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I think it was Aristotle who noted that the roots of injustice lay in treating similar things as dissimilar, and different things in the same way. In line with this dictum we should recognize that the issues which trouble people in different parts of the country are different, and solutions should be specific to the problems under consideration. But, conversely, there are also some common problems, and these should be addressed in a consistent manner. Unfortunately we all tend to look on problems that affect us as particularly serious, and this can lead to injustice.
Thus over the last few years there has been much concern about those who were displaced in the North. Given the gravity of the problem, the indignation of the international community was understandable, though their failure to have addressed this issue when Tamils were being driven along by the LTTE to be used as hostages, as highlighted by Kath Noble recently, raises issues about their actual motivation subsequently. So does the fact that previously they by and large neglected the Muslims driven from their homes in the North. When the issue was raised, it was by hucksters such as Gareth Evans who used their suffering to claim that Sri Lanka was ripe for the implementation of his R2P doctrine. In asserting that ethnic cleansing had taken place in Sri Lanka, he – or rather his sidekick Alan Keenan, for poor Gareth confessed that he had no idea what he had meant by using the phrase about Sri Lanka – implied that this was by government, only to admit that they were in fact talking about what the LTTE had done to the Muslims in 1990.
But in trying to deal with the enormity of what had occurred then, we have neglected the abuse of the Muslims of the East, which the LTTE had been steadily engaging in even before 1990. I was therefore startled, which is a reflection of my ignorance, by the assertions of Muslim leaders in Kattankudy about 65,000 persons deprived of their lands, for whom no remedial action had been taken. They noted that whole villages had been erased from the map, and that they were now confined to a tiny area – which was practically bursting at the seams, as was clear from the dumping of garbage which the Kattankudy Urban Council is engaged in, with no regard for health or safety or the inevitable destruction of water resources that such squalor will result in.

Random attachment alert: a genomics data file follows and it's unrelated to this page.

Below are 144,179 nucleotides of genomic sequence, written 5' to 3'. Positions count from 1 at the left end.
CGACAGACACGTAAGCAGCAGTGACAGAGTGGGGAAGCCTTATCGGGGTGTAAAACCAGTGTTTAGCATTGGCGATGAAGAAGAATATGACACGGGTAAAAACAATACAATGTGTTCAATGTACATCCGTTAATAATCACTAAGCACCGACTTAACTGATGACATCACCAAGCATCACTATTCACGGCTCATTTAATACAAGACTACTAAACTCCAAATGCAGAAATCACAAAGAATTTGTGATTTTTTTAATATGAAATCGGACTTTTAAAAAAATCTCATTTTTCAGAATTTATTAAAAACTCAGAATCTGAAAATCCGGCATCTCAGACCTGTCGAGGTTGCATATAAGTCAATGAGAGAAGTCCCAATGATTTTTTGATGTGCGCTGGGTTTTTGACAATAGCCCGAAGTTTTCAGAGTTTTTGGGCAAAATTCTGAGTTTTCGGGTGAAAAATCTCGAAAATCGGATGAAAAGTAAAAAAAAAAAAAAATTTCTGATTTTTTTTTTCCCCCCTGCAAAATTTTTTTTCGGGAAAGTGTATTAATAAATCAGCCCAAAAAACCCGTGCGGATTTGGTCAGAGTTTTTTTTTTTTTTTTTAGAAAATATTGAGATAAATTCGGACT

Participants at the meeting were also particularly indignant that the Lessons Learnt and Reconciliation Commission had ignored their plight. I wondered about this, given the thorough job the LLRC had done but, in looking next day at the Action Plan, I realized that the despair of the citizens of Kattankudy was understandable. The sole recommendation noted in this regard was to ‘Appoint a special committee to examine durable solutions and formulate a comprehensive State policy on the issue (of Muslim IDPs displaced from the North) after extensive consultations with the IDPs and the host communities’.
The Committee that developed the Action Plan did seem to have recognized the wider dimensions of the problem. They proposed as an activity in this regard that the Presidential Task Force for the North and East (PTF for the N&E) formulate a policy on the issue of Muslim IDPs. However the problem is that, while no such policy has been formulated, and there is no entity that can ensure implementation of such a policy if it is formulated, there is no such thing as a PTF for the North and East.
This is where the practice of this government, of appointing a host of different agencies to do the same thing – perhaps Aristotle would have defined that as another source of injustice, had he lived to see the expansion of government the modern age has engaged in – has come home to roost. No one quite knows what agencies exist or what their powers are or how, if at all, they can coordinate.
The problem is compounded in this case by the uncertainties that still prevail about arrangements to settle problems with regard to land. Such problems were raised also in meetings the previous day in rural Tamil Divisions, emphasizing the need for swift resolution of such issues, as had been recommended in both the National Human Rights Action Plan and the LLRC Action Plan. But there is still no coherence about implementation, despite the best efforts of the Secretary to the Ministry of Lands, whose understanding of the issues involved, as I have noted before, is impressive. But the failure to move on a revised circular as agreed has led to delays, with continuing uncertainty about what regulations are valid. And in any case we need to ensure that amendments to the Prescriptions Ordinance are passed and clear instructions given as to implementation of these.
Meanwhile the Muslims of the East will continue to suffer. They have promised to send me the memorandum they prepared for the LLRC, having assured me – when I told them that generalized complaints were difficult to address – that the dossier contains details of the injustices that should be remedied. The Divisional Secretary told the meeting that he had sent to the Secretariat the names of 4,000 landless persons for allocation of government lands, but if what I was told is correct, government should first address the issue of those who had been deprived of lands they owned or had worked in days of peace.
Over a quarter of a century has passed since conflicts flared up in the East, and the idea of a Tamil speaking homeland – which was understandable given our language policies – was replaced by the fraudulent demands for a traditional Tamil homeland. While dealing sympathetically with the plight of the Tamils who were displaced, we must also at least now give justice to the Muslims deprived of their lands so long ago.